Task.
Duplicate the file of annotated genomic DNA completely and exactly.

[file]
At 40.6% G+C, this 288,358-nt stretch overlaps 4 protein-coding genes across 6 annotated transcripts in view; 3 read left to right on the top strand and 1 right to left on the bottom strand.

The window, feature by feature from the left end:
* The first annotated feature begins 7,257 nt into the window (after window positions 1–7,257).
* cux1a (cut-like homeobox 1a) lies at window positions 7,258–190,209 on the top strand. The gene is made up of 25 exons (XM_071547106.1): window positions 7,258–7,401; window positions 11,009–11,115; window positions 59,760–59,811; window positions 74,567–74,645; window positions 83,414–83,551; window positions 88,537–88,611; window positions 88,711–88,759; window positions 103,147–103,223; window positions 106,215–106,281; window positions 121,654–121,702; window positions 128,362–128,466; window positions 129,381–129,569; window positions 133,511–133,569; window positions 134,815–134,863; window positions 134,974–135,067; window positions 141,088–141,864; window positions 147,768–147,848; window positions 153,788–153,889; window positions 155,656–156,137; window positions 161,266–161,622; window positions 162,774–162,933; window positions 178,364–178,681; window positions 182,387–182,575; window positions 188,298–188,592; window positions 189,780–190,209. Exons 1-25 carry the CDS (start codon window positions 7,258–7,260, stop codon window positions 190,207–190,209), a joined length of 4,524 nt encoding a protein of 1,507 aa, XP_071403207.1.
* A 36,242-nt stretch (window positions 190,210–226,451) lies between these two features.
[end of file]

At 40.6% G+C, this 288,358-nt stretch overlaps 4 protein-coding genes across 6 annotated transcripts in view; 3 read left to right on the top strand and 1 right to left on the bottom strand.

The window, feature by feature from the left end:
* The first annotated feature begins 7,257 nt into the window (after window positions 1–7,257).
* cux1a (cut-like homeobox 1a) lies at window positions 7,258–190,209 on the top strand. The gene is made up of 25 exons (XM_071547106.1): window positions 7,258–7,401; window positions 11,009–11,115; window positions 59,760–59,811; window positions 74,567–74,645; window positions 83,414–83,551; window positions 88,537–88,611; window positions 88,711–88,759; window positions 103,147–103,223; window positions 106,215–106,281; window positions 121,654–121,702; window positions 128,362–128,466; window positions 129,381–129,569; window positions 133,511–133,569; window positions 134,815–134,863; window positions 134,974–135,067; window positions 141,088–141,864; window positions 147,768–147,848; window positions 153,788–153,889; window positions 155,656–156,137; window positions 161,266–161,622; window positions 162,774–162,933; window positions 178,364–178,681; window positions 182,387–182,575; window positions 188,298–188,592; window positions 189,780–190,209. Exons 1-25 carry the CDS (start codon window positions 7,258–7,260, stop codon window positions 190,207–190,209), a joined length of 4,524 nt encoding a protein of 1,507 aa, XP_071403207.1.
* A 36,242-nt stretch (window positions 190,210–226,451) lies between these two features.